Monday, May 20, 2013


One other book disputed the claim of the Bible to people the woods—The Pilgrim's Progress. On Sundays it was a rule that secular books were barred, but we children did not find the embargo much of a penance, for we discovered a fruity line in missionary adventure, we wallowed in martyrologies, we had The Bible in Spain, and above all we had Bunyan. From The Holy War I acquired my first interest in military operations, which cannot have been the intention of the author, while The Pilgrim's Progress became my constant companion. Even to-day I think that, if the text were lost, I could restore most of it from memory. My delight in it came partly from the rhythms of its prose, which, save in King James's Bible, have not been equalled in our literature; there are passages, such as the death of Mr Valiant-for-Truth, which all my life have made music in my ear. But its spell was largely due to its plain narrative, its picture of life as a pilgrimage over hill and dale, where surprising adventures lurked by the wayside, a hard road with now and then long views to cheer the traveller and a great brightness at the end of it. John Bunyan claimed our woods as his own. There was the Wicket-gate at the back of the colliery, where one entered them; the Hill Difficulty—more than one; the Slough of Despond—various specimens; the Plain called Ease; Doubting Castle—a disused gravel-pit; the Enchanted Land—a bog full of orchises; the Land of Beulah—a pleasant grassy place where tinkers made their fires. There was no River at the end, which was fortunate perhaps, for otherwise my brothers and I might have been drowned in trying to ford it.


  1. Oh, I guess I’d classify myself as semi-literate, mostly from reading newspapers. I follow a few authors, Thomas Pynchon, Jack Kerouac, Jorge Luis Borges the most notable. As far as bibles I can’t say I owned one after high school, ironically until reading about Aleister Crowley, via the metaphysician Phillip Bonewits. I sure needed the reference so I did get one. I forget if it was the King James, probably. At any rate upon reading the historian Mircea Eliade, again a great influence on Bonewits, I discovered that he used the Jerusalem Bible. I have the Doubleday Standard Edition, 1998, quite a stately book. I am curious as to how similar the translations are. I know they are revising all the time. But you have managed prompt me to check one out of the library.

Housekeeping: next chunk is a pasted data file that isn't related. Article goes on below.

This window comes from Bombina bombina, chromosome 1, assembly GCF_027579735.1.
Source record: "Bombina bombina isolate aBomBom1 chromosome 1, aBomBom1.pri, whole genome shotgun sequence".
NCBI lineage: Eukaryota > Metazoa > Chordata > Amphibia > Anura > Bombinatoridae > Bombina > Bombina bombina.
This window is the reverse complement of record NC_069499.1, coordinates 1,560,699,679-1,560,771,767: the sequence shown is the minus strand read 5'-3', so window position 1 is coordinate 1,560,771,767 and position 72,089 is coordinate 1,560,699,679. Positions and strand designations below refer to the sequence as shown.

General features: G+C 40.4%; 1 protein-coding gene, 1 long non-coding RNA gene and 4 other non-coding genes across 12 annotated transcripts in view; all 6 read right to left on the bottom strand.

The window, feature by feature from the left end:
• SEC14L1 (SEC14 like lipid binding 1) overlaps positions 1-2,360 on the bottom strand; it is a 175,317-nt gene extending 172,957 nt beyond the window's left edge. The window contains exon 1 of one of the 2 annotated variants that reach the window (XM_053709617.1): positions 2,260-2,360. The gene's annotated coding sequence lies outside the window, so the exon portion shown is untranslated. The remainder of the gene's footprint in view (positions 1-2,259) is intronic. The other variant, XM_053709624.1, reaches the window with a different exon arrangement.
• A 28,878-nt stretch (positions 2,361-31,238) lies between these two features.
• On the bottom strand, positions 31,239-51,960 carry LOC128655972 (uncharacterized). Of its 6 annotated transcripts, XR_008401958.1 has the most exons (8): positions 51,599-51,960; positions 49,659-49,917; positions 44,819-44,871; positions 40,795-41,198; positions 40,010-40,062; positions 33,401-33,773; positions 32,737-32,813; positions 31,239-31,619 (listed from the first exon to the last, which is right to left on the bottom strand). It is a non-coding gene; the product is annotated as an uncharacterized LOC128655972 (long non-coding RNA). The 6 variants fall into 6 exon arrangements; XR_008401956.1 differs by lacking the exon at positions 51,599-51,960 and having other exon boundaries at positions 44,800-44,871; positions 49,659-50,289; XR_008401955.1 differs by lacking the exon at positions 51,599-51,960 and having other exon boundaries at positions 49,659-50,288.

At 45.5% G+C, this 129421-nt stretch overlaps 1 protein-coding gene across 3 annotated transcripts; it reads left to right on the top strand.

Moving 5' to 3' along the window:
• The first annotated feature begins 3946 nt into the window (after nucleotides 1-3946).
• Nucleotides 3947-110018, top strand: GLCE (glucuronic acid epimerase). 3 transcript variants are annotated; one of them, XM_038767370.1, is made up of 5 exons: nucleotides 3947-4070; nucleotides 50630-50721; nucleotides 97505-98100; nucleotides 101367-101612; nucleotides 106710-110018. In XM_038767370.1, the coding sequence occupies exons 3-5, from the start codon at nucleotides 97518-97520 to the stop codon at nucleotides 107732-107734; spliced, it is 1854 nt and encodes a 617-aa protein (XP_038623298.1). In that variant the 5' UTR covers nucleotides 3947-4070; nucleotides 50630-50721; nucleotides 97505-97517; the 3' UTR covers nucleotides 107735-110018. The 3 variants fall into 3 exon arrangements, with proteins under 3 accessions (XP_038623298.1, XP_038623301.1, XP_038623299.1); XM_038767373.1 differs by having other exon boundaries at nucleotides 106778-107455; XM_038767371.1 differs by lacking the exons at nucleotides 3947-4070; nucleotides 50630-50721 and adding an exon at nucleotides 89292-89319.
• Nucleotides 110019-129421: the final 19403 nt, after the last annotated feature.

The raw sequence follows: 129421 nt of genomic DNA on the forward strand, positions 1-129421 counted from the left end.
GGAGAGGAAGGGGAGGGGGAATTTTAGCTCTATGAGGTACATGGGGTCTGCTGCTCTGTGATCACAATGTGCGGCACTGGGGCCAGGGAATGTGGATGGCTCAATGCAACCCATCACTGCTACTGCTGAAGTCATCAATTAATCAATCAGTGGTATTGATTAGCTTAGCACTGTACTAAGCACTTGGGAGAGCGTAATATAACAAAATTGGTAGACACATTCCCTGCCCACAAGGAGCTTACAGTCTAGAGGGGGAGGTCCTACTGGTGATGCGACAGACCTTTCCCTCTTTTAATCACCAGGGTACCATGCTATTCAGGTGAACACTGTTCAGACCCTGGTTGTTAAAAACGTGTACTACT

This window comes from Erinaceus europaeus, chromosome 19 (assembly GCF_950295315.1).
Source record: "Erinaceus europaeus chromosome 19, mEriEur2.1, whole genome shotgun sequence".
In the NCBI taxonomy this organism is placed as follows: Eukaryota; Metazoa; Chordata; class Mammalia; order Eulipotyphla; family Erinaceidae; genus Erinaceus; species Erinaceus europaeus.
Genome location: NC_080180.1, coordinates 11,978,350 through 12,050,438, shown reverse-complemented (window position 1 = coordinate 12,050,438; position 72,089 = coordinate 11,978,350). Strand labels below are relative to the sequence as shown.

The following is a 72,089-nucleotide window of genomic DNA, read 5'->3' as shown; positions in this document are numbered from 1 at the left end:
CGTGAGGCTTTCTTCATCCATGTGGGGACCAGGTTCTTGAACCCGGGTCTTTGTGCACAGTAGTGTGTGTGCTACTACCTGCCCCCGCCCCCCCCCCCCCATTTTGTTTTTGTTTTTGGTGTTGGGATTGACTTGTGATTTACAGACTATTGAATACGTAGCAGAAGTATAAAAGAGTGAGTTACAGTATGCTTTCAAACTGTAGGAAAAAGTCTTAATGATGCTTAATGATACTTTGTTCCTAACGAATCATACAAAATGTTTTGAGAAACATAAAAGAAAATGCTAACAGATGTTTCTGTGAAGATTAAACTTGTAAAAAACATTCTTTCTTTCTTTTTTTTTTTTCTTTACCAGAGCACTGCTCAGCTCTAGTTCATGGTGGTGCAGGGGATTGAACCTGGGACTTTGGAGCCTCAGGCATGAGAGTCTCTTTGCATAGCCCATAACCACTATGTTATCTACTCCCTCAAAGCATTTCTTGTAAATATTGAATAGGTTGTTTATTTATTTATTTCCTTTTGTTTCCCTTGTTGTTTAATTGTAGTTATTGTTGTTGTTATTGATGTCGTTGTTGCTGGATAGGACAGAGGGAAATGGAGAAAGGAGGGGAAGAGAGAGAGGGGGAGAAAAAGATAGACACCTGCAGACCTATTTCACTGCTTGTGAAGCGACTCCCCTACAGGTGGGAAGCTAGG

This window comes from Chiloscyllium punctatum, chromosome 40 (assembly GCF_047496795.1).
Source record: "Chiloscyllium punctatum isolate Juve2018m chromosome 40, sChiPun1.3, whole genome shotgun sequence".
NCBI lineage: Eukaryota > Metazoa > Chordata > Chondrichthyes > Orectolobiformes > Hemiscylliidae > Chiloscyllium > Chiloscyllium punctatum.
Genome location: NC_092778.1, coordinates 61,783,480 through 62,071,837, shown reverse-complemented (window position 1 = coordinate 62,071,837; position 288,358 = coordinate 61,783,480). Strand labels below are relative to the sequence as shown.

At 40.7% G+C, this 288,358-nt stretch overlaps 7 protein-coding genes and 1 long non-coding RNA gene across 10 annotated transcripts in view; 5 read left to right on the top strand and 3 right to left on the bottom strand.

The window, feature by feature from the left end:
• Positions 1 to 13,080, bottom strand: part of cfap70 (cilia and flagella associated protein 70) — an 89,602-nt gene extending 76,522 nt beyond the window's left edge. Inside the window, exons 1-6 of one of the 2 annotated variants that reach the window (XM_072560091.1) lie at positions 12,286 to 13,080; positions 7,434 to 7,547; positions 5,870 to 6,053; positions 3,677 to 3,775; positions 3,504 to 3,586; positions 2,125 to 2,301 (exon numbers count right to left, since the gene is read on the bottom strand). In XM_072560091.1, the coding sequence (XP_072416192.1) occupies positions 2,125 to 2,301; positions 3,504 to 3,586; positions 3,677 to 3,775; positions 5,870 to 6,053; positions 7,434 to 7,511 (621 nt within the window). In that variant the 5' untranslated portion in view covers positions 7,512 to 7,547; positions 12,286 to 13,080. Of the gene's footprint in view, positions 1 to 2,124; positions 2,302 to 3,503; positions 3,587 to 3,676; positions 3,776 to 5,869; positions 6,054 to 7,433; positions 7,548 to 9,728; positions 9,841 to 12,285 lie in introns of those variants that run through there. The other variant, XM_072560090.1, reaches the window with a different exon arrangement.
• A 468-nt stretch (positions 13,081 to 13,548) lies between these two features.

I wonder if you have seen Joel and Ethan Coen’s A SERIOUS MAN ? Their tribute to Job, and rather humorous with a pointed message. This prompted me to read the book. Unsettling to say the least. I reflected on Jim Morrison’s ‘you cannot petition the Lord with prayer’. I think the purpose of occultism is to preserve the will.

    'To conceal a matter, this is the glory of God/To sift it thoroughly, the glory of kings/The heavens for height, the earth for depth/unfathomable, as are the hearts of kings' Proverbs 25:2-3 (Jerusalem Bible)

    1. I haven't seen A Serious Man, but based on your recommendation, I will. The Proverbs quote reminds me in a way of the Heraclitus fragment: "Nature loves to hide." The passage here, which I possibly should have made clearer, comes from the beginning of Memory Hold-The Door, John Buchan's memoirs. Although Buchan is mostly known today as the author of The Thirty-Nine Steps, the parts of his writings that are concerned with spirituality are some of his high points. Mr Standfast is a sort of long disquisition on The Pilgrim's Progress in the form of a (very fine) World War I novel. His last novel, Sick Heart River, which was published posthumously, is really his best. It's a subtle, stirring redemption story set in the Canadian wilderness. Hope you're having a good Memorial Day weekend. In the Hudson Valley, it's absolutely freezing. Curtis